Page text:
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Discussion Starter · #1 ·
Nobody can single-handedly make an impact on climate change, but many individuals making small changes can have a big impact over time. As a bonus, many small changes are not only green, but frugal.

I hope we can grow a thread here sharing lots of changes, large and small, that could help Earth, so add your own ideas for reducing, reusing, and recycling below. We're all in this together, and it will take all of us to make meaningful changes.

To start us off, this blog post has some interesting suggestions for making small environmentally friendly changes, many of which don't look difficult or annoying at all.
 

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I have been trying to find ways to reduce our use of plastics, not just bags, but all kinds. For years we've done a couple of easy and obvious things many others do, using cloth bags for shopping, and using reusable water bottles instead of buying bottled water. It's not possible to avoid plastics completely, but I'm trying to reduce adding them to the waste stream when I can, since most plastics are not recycled.

I read an interesting tip recently, reducing plastic use by producing home crafted condiments and seasoning mixes. All of those frequently come in plastic containers, which then get thrown away by the millions. Since I have been on a binge of making my own condiments, seasonings, and other mixes lately, this tip is an easy one for me to incorporate into my daily life. I plan to work even harder at finding more recipes to replace those we currently buy in plastics.
 

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A lot of frugal things are naturally better for the environment, thrift stores, mending and repairing, buying less stuff.

But then I also run into the $$$ version of being good for the environment which seems to be all about buying environmentally friendly versions of products that cost two or three times the regular version.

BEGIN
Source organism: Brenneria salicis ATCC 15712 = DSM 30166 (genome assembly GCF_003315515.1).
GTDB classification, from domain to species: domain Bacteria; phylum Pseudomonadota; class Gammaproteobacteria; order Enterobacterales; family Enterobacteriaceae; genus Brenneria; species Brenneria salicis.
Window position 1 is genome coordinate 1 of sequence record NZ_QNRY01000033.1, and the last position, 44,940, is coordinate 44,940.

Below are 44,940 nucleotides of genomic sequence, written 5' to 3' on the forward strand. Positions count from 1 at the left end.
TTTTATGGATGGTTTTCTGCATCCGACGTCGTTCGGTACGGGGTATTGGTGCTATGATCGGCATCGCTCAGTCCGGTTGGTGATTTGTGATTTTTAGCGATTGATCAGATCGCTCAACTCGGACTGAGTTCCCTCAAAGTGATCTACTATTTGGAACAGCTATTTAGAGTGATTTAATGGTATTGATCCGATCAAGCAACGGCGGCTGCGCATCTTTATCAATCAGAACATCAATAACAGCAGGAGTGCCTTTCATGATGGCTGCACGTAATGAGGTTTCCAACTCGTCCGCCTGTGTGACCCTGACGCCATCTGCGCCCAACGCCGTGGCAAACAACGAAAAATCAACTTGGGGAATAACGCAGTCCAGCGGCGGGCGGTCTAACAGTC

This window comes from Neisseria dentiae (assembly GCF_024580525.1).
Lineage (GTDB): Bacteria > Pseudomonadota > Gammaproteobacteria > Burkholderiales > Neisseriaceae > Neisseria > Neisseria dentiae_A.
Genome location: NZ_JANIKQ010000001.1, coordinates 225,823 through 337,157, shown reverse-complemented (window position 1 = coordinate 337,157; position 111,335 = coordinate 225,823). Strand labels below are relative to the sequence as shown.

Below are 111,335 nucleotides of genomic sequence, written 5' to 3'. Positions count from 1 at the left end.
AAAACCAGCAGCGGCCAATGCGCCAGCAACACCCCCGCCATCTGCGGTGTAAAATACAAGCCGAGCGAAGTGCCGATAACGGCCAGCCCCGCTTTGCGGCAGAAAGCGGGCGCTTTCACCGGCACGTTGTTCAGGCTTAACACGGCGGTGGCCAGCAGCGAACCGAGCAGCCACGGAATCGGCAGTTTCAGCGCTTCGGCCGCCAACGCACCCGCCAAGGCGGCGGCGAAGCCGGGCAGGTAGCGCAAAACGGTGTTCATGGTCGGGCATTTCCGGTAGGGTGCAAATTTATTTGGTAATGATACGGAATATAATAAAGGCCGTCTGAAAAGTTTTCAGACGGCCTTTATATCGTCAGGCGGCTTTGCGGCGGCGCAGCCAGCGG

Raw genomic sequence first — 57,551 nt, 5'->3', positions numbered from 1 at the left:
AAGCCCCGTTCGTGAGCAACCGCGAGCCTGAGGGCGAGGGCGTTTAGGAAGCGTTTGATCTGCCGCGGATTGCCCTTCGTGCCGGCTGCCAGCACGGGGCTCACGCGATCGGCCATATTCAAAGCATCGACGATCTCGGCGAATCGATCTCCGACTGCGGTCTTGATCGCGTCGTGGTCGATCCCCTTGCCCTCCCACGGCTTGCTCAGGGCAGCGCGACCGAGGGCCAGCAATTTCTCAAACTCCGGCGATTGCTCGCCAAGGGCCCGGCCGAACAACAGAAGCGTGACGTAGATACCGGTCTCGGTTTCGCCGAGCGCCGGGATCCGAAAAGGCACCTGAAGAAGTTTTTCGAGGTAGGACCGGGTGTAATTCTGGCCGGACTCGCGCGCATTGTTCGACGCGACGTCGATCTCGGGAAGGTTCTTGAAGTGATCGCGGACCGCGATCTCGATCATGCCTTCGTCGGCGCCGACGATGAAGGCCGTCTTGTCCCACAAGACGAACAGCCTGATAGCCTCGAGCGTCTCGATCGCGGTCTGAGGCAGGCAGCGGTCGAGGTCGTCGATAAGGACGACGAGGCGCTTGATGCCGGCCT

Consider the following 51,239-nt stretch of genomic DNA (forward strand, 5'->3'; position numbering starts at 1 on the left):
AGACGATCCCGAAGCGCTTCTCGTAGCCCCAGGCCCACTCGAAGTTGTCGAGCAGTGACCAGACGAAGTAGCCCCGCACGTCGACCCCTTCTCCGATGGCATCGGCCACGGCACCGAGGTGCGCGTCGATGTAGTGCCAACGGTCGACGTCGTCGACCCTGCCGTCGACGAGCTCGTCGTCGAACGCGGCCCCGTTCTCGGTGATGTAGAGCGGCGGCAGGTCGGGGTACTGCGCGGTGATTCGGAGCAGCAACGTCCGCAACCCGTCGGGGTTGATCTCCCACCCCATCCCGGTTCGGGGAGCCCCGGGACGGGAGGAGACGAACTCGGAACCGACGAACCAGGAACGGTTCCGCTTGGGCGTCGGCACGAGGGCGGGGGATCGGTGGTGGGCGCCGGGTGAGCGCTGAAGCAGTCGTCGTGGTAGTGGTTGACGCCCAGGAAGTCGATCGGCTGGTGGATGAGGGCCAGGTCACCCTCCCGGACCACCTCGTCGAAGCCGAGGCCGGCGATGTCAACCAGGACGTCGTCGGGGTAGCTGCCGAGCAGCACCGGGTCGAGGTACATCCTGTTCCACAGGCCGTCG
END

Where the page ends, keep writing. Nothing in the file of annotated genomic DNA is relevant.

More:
I have run into the bread trick before. But every time I think, why not just make toast?

My husband toasts perfectly good fresh bread. I feel like saying, but toast is for stale bread!😆

When I was young my mom had this thing she did with stale bread. You spread peanut butter on the bread and then poor milk on it. I ate it a lot growing up. But no one else seems to have heard of it. I am not sure if it was just something my mom came up with or what.
 

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It can be a dilemma. I would like to go all in on an electric truck, but EVs are not currently workable for where we live. Even on a smaller scale, some things don't make good financial sense. Why buy a good quality shopping bag when stores provide free plastic bags? OTOH, lessening reliance on the fossil fuels the 'free' bags and other plastics are made from should eventually reduce the impacts of multibillion dollar natural disasters that we all pay for indirectly, while leaving a livable planet for following generations. Not everything can be measured by the cost in dollars.

In re the bread tip, I wondered why they didn't just microwave it a few seconds for the same effect.

Food waste is a whole other issue. I like the tip to fully submerge certain veggies in water. I will definitely be trying that with celery. We have a hard time using that up before it goes bad.
 

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They left out a step on the bread trick. Wrap it in foil before you put it in the oven.

The difference between that and microwaving is that the wrapped bread will absorb the water and soften as it warms up, while microwaved bread releases the last bit of moisture from the center and then gets even harder when it cools.

Now, is turning the oven on for 10-20 minutes worth it to save a stale piece of bread? Maybe a loaf, but not a slice or two. This trick dates back to the days when big cast iron stoves always had a small fire kept going in them and were always warm. You put your wet bread back into the loaf pan instead of using foil.
 
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For anyone who likes the convenience of liquid soaps but has never made their own (from bar soap), give it a try. It's very easy and I have enough bars on hand (inherited or gifts) that I am probably set for life.
I also save candle wax and candle containers and melt/pour new candles as needed. All you need to buy is some wick.